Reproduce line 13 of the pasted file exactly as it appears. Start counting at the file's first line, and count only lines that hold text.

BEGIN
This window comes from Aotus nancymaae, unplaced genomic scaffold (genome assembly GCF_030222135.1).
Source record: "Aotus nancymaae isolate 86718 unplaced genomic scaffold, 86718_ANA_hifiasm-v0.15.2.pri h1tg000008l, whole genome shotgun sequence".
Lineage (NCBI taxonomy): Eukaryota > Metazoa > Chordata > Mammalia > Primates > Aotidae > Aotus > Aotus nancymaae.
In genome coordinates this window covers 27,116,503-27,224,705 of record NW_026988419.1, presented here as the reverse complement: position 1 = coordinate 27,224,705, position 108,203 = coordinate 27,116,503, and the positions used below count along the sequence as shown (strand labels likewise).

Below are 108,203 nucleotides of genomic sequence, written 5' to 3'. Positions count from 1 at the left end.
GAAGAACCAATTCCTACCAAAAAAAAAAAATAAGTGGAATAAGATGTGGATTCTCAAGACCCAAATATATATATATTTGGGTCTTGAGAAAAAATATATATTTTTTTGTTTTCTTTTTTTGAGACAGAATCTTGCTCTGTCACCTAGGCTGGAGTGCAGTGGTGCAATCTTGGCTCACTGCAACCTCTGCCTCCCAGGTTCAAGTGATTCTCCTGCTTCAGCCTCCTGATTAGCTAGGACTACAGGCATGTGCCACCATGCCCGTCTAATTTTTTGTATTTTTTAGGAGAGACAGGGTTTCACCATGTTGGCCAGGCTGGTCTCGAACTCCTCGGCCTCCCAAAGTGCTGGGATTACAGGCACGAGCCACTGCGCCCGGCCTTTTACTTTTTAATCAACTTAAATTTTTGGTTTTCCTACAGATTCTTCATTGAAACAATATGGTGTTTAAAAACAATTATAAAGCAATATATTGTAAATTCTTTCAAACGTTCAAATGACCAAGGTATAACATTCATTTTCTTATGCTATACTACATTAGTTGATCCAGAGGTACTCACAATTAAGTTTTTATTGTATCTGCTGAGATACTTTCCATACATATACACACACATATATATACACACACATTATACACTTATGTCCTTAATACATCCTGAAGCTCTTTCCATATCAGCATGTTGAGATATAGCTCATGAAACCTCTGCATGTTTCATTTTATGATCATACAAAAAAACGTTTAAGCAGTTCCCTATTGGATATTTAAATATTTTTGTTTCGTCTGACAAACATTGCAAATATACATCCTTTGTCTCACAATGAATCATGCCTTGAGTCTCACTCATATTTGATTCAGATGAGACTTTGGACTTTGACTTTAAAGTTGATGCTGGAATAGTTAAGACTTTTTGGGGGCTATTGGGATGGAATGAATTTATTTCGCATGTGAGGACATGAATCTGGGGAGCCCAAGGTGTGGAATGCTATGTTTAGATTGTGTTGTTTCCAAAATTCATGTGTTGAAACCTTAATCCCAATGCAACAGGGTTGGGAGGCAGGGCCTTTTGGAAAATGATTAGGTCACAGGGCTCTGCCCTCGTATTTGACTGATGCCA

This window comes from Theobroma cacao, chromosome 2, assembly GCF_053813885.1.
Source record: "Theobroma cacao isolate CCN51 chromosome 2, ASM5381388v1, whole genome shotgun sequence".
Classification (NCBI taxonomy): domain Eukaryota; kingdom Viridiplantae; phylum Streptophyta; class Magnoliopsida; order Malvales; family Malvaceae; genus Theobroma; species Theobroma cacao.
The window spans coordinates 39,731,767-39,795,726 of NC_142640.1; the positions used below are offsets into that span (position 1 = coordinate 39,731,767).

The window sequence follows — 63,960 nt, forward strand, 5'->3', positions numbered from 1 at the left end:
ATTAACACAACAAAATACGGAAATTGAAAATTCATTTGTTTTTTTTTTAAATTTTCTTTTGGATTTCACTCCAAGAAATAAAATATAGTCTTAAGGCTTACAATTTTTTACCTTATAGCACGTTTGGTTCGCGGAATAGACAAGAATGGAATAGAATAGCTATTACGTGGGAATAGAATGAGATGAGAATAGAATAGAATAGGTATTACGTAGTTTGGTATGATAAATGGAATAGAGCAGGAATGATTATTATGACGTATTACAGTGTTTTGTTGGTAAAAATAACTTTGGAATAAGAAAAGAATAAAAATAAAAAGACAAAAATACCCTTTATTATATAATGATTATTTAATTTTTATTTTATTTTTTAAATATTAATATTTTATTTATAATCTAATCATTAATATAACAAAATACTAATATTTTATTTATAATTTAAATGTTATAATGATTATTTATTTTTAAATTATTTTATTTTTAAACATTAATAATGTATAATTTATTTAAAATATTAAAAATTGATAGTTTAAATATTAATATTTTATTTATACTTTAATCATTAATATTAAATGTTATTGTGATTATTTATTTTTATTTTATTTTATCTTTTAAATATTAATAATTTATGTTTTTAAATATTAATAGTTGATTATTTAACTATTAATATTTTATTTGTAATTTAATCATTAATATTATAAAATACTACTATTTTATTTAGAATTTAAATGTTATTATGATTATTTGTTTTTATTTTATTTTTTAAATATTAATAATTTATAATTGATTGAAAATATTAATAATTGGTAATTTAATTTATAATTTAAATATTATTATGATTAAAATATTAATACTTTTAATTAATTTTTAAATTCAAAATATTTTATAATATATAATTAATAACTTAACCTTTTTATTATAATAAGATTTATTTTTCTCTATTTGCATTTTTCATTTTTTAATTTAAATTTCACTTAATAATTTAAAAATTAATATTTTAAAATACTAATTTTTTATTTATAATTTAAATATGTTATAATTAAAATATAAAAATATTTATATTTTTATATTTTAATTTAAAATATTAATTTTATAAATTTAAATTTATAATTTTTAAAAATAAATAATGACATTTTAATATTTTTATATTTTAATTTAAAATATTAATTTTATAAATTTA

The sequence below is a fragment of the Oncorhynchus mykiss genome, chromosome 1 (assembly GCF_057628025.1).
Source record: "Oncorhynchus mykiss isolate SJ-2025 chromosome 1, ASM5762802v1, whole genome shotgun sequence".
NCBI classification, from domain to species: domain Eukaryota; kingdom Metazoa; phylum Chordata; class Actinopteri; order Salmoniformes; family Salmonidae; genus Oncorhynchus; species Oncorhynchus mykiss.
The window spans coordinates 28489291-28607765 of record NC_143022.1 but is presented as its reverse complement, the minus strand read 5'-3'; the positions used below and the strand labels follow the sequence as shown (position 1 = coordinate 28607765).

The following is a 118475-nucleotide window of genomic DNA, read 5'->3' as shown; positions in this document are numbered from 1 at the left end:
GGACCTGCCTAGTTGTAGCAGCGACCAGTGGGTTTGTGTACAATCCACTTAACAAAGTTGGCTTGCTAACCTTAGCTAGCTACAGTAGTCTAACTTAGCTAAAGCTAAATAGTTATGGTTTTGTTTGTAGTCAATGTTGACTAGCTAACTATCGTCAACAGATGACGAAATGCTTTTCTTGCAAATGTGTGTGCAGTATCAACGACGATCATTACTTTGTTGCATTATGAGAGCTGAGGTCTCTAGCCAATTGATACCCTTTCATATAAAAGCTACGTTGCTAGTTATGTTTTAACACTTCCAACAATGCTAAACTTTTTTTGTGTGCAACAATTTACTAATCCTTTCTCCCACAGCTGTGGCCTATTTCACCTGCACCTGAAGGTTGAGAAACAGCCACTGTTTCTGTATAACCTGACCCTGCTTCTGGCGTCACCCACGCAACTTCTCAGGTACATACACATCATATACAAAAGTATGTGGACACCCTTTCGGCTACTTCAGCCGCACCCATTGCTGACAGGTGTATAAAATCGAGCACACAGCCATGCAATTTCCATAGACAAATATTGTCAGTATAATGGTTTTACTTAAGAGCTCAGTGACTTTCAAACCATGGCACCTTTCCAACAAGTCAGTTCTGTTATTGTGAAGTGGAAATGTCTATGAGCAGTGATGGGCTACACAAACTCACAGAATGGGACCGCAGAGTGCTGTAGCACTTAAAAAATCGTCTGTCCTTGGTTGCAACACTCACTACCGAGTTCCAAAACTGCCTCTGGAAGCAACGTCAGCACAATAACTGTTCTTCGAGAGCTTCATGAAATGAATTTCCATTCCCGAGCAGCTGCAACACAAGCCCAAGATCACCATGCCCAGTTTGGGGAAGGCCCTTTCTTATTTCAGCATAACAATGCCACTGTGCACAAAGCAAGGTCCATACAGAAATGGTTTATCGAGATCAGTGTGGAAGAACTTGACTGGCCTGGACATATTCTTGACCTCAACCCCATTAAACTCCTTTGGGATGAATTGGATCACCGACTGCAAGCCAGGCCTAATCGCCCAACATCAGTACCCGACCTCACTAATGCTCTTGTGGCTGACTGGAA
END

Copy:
The sequence below is a fragment of the Oncorhynchus mykiss genome, chromosome 1 (assembly GCF_057628025.1).